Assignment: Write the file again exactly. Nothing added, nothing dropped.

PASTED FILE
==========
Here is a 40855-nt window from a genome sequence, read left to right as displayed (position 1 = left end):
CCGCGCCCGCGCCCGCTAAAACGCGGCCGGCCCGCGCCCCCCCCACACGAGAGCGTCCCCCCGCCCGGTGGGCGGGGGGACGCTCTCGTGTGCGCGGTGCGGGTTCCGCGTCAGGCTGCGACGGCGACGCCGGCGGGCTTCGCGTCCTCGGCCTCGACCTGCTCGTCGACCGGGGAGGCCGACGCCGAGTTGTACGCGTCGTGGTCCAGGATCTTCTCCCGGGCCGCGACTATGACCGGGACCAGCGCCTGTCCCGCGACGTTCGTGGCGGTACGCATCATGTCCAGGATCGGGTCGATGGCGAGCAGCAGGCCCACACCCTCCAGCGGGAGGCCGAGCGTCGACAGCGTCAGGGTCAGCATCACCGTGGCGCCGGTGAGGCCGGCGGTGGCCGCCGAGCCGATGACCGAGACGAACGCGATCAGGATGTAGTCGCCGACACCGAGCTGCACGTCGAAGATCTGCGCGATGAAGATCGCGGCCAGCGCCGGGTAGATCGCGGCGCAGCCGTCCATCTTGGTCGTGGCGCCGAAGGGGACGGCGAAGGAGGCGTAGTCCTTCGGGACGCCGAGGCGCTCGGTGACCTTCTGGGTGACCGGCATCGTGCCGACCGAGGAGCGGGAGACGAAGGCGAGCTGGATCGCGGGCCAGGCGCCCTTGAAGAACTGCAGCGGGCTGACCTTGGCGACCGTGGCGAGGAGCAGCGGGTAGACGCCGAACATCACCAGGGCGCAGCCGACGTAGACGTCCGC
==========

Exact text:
Here is a 40855-nt window from a genome sequence, read left to right as displayed (position 1 = left end):
CCGCGCCCGCGCCCGCTAAAACGCGGCCGGCCCGCGCCCCCCCCACACGAGAGCGTCCCCCCGCCCGGTGGGCGGGGGGACGCTCTCGTGTGCGCGGTGCGGGTTCCGCGTCAGGCTGCGACGGCGACGCCGGCGGGCTTCGCGTCCTCGGCCTCGACCTGCTCGTCGACCGGGGAGGCCGACGCCGAGTTGTACGCGTCGTGGTCCAGGATCTTCTCCCGGGCCGCGACTATGACCGGGACCAGCGCCTGTCCCGCGACGTTCGTGGCGGTACGCATCATGTCCAGGATCGGGTCGATGGCGAGCAGCAGGCCCACACCCTCCAGCGGGAGGCCGAGCGTCGACAGCGTCAGGGTCAGCATCACCGTGGCGCCGGTGAGGCCGGCGGTGGCCGCCGAGCCGATGACCGAGACGAACGCGATCAGGATGTAGTCGCCGACACCGAGCTGCACGTCGAAGATCTGCGCGATGAAGATCGCGGCCAGCGCCGGGTAGATCGCGGCGCAGCCGTCCATCTTGGTCGTGGCGCCGAAGGGGACGGCGAAGGAGGCGTAGTCCTTCGGGACGCCGAGGCGCTCGGTGACCTTCTGGGTGACCGGCATCGTGCCGACCGAGGAGCGGGAGACGAAGGCGAGCTGGATCGCGGGCCAGGCGCCCTTGAAGAACTGCAGCGGGCTGACCTTGGCGACCGTGGCGAGGAGCAGCGGGTAGACGCCGAACATCACCAGGGCGCAGCCGACGTAGACGTCCGC